Peace Journalism As A Weapon Against Animosity

Media contribute to the social construction of reality, on one hand, by introducing specific topics into public discourse and, on another, by presenting these topics. As Jim Morrison rightly said, “Whoever controls the media, controls the mind” acknowledging the fact that the media itself play a role in the propaganda war, peace journalism can come hand in hand. The history of peace journalism can be traced back to 1965, Johan Galtung’s model.

Galtung’s model of peace journalism builds on the dichotomy between what he calls ‘war journalism’ and a ‘peace journalism’ approach. War journalism is seen as a profession that predominantly reports violence and detaches conflict from its wider context, both in time and space. In this fashion, conflict is portrayed as a zero-sum game, where the narrative “us” vs. “them” is the predominant frame. War journalism is considered close to propaganda because of its inclination to expose the lies of ‘the other’, whilst covering or omitting those of its ‘own’. On the contrary, exposing the interplay of power, and power relations in conflict scenarios at all levels in society (inter-personal, cultural and structural, as well as globally) is a necessary component within the practice of peace journalism.

Peace Journalism is when editors and reporters are aware of their contribution to the construction of reality and of their responsibility to “give peace a chance”. Within the field of peace journalism ‘peace’ – intended as an end – and ‘nonviolence’ – intended as a means or practice – is considered as both the organizing principles of news-making and the fundamental moral givens all societies should aim towards, nationally and globally. It constitutes a medium for exploring the aspects and dynamics of physical, cultural, and structural violence, the exploration that is considered vital for the orientation of knowledge and production of actions, which are needed to build more peaceful societies.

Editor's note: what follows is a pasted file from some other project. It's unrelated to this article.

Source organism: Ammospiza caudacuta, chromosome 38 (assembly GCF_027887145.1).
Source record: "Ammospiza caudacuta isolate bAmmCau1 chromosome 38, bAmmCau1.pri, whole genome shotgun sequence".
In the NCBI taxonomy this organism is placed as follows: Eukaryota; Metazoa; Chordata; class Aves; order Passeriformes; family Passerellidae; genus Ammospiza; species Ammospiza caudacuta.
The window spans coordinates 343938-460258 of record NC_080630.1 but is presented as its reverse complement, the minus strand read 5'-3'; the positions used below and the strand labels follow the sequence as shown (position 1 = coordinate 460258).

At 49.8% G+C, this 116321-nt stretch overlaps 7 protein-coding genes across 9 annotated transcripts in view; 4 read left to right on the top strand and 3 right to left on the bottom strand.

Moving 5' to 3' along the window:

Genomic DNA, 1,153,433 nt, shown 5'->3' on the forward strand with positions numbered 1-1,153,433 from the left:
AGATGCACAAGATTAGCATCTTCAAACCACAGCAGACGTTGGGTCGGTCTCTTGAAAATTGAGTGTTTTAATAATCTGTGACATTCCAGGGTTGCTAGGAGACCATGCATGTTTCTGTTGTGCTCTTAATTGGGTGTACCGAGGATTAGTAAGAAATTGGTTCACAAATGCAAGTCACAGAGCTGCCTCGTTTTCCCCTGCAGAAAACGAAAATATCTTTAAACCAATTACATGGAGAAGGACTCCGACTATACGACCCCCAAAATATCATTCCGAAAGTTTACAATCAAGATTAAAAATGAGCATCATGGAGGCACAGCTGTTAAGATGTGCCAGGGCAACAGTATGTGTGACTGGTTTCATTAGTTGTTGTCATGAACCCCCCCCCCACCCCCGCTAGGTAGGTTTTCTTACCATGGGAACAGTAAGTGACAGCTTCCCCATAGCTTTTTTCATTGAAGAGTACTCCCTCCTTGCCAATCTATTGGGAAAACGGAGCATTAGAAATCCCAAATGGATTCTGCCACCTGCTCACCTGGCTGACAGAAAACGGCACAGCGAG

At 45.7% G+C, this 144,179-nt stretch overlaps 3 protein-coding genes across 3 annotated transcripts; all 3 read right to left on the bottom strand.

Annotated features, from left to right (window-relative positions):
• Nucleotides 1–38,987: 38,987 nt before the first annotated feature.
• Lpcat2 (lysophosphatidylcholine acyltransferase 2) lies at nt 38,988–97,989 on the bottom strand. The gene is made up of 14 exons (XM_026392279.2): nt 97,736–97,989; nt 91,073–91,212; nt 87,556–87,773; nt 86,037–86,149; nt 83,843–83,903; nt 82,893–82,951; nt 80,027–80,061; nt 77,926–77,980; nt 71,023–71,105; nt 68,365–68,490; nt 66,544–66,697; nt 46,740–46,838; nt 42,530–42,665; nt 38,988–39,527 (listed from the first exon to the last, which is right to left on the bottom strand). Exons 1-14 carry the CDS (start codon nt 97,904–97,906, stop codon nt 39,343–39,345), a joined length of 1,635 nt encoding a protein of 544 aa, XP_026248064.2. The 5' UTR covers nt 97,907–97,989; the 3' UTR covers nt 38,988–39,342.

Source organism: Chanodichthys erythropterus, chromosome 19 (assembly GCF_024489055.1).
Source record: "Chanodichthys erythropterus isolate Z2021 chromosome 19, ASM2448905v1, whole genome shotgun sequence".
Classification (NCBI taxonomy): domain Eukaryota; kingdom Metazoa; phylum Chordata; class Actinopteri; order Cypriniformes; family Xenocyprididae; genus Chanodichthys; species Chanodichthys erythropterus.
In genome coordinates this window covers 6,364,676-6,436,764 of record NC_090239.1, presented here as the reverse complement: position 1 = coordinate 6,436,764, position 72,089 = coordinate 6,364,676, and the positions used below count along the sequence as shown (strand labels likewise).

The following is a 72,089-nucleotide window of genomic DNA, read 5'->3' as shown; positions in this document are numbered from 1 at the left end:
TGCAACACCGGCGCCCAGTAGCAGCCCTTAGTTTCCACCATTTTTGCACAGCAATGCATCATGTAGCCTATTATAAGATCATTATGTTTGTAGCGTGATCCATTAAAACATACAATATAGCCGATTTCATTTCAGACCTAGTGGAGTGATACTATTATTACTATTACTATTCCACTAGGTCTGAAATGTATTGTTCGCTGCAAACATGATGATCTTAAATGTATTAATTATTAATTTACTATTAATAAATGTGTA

Journalists don’t just report facts, they also give them meaning. And even if they try to report truthfully, they can only write what they believe to be true. However, journalists are members of society, and they often share the same beliefs as other members of their society. For “Peace Journalism” to prevail, Galtung and Lynch established four main principles that can serve as main guidance for peace journalism: 1) Explore the formation of conflicts: who are the parties involved; what are their goals; what is the socio-political and cultural context of the conflict; what are the visible and invisible manifestations of violence 2) Avoid the de-humanization of the parties involved and expose their interests 3) Offer nonviolent responses to conflict and alternatives to militarized/violent solutions 4) Report nonviolent initiatives that take place at the grassroots level and follow the resolution, reconstruction and reconciliation phases.

However, the norms of quality journalism are a necessary but not sufficient condition for the production of quality journalism during conflicts and crises. To give peace a chance: journalists need to refrain from the media’s focus on negative news and a superficial balancing in their reports; they need to mistrust the superficially plausible, refrain from oversimplification and ask the right questions. If they succeed, they will find an audience that appreciates their coverage as more understandable and less biased, more impartial, and more balanced than conventional war reporting.

A nonviolent approach to conflict might be harder, but more efficient for the preservation of the human race if we consider that the current advancement in military technology would cause a higher and indiscriminate destructiveness. In my opinion, peace journalism is a valid attempt for stripping war journalism of its predominant focus on violence and from its deeply embedded bias that considers militarism as the most effective remedy to conflict. It can be said that the main challenge peace journalism responds to is attributing to nonviolence the legitimization and authority it deserves. Peace Journalism is a worthwhile endeavor, and in the long-run, it may contribute to a society’s co-construction of reality more beneficially and productively.


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